Join a PSA Chapter near you as we are working hard on your behalf to keep us on the water.

Ron Garner

Protecting Washington’s Yelloweye Rockfish

Rockfish Identification Flyer    

Video - Rockfish are back!!

Did you know that some yelloweye rockfish that are here today were Washington residents before it became a state in 1889? They have been and continue to be an important part of our heritage.

Halibut and bottomfish fishing have also been a part of Washington’s culture for hundreds of years. Many generations of fishermen have relied on halibut and bottomfish for food and recreation.

Fishery Management

A recent stock assessment indicates that the yelloweye rockfish population has declined over 80% from its initial level.  As a result, immediate action must be taken if the stocks of these long-lived fish are to be rebuilt. 

To rebuild yelloweye rockfish populations, the harvest opportunities for this species must be severely curtailed.  In recent years, the Pacific Fishery Management Council has set yelloweye rockfish harvest levels for all commercial, recreational, and tribal fisheries combined for California, Oregon, and Washington of about 17 metric tons (mt). This number includes yelloweye rockfish that are discarded at sea.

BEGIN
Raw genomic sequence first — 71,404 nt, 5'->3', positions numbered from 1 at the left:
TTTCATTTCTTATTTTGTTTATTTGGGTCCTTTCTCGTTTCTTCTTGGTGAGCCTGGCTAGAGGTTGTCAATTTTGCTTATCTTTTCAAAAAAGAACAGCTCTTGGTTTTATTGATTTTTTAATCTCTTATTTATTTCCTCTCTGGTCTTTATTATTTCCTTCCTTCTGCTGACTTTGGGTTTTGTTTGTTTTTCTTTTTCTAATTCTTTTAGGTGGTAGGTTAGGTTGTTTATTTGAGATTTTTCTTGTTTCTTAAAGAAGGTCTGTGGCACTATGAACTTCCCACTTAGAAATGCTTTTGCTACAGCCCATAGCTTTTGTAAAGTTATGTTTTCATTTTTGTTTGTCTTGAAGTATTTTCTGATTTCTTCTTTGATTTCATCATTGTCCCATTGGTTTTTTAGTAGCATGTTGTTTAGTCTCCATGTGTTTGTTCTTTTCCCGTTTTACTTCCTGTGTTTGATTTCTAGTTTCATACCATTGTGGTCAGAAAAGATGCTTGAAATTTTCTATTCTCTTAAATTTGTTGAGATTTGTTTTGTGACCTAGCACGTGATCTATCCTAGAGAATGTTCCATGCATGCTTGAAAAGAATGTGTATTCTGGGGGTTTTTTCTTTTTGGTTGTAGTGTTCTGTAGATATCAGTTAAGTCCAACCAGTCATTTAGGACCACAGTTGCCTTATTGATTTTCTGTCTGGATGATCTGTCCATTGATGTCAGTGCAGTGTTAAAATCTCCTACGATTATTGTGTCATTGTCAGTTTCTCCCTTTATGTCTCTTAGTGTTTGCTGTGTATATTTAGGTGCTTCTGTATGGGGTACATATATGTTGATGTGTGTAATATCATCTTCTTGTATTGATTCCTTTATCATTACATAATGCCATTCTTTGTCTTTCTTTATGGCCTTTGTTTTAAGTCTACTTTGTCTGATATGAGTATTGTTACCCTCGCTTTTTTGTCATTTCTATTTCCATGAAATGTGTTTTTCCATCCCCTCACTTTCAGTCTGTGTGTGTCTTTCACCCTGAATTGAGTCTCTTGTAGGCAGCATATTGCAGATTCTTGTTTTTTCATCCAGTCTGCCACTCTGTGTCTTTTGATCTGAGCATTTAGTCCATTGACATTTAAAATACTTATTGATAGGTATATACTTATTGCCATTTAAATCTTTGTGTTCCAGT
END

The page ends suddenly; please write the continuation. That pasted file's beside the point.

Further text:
The Washington recreational harvest target is about 2.7 mt (fewer than 1,000 fish) in coastal waters.  To put this in perspective, in 2001, the Washington recreational fishery harvested 15 mt.

Halibut Fishery in Jeopardy

Yelloweye rockfish, in general, are harvested during the Washington recreational halibut fishery.  If the yelloweye rockfish catch is projected to exceed 2.7 mt, then Pacific ocean waters adjacent to Washington outside 25 fathoms will be closed to recreational bottomfish fishing (including halibut). 


If yelloweye rockfish cannot be avoided when anglers are targeting halibut, then we may have to close recreational halibut fishing in the future to protect yelloweye rockfish.  Because the yelloweye rockfish stock may not be rebuilt for over 100 years, the problem of managing the yelloweye fishery will continue through our lifetime; however, you have the ability to help save the halibut fishery now and preserve the yelloweye resource for the future.

Yelloweye Rockfish Facts:

  • Live to be 120 years old
  • Range extends from Mexico to Alaska
  • Found in deeper, rocky bottom areas
  • Slow growing,low productive species
  • Reddish-orange in color with bright yelloweye
  • Commonly called "red snapper"
  • Often spend their entire lifetime on one rockpile

How You Can Help

  • If you are participating in the recreational halibut or bottomfish fishery, please avoid areas that are known to have yelloweye rockfish.
  • If you do accidentally catch a yelloweye, please return to the water s soon as possible.
  • Help spread the word to others about the severity of the yelloweye rockfish depleted population and the possible consequences of not avoiding yelloweye areas
  • If you do not know what areas may have yelloweye rockfish, please consult a local resort, motel, or charter office or other expert before fishing

Great rockfish recompression video




 RFA Washington


PSA State Board Meeting



June 10

Start Time is 9:00am




Future meetings

Oct 14
Dec 9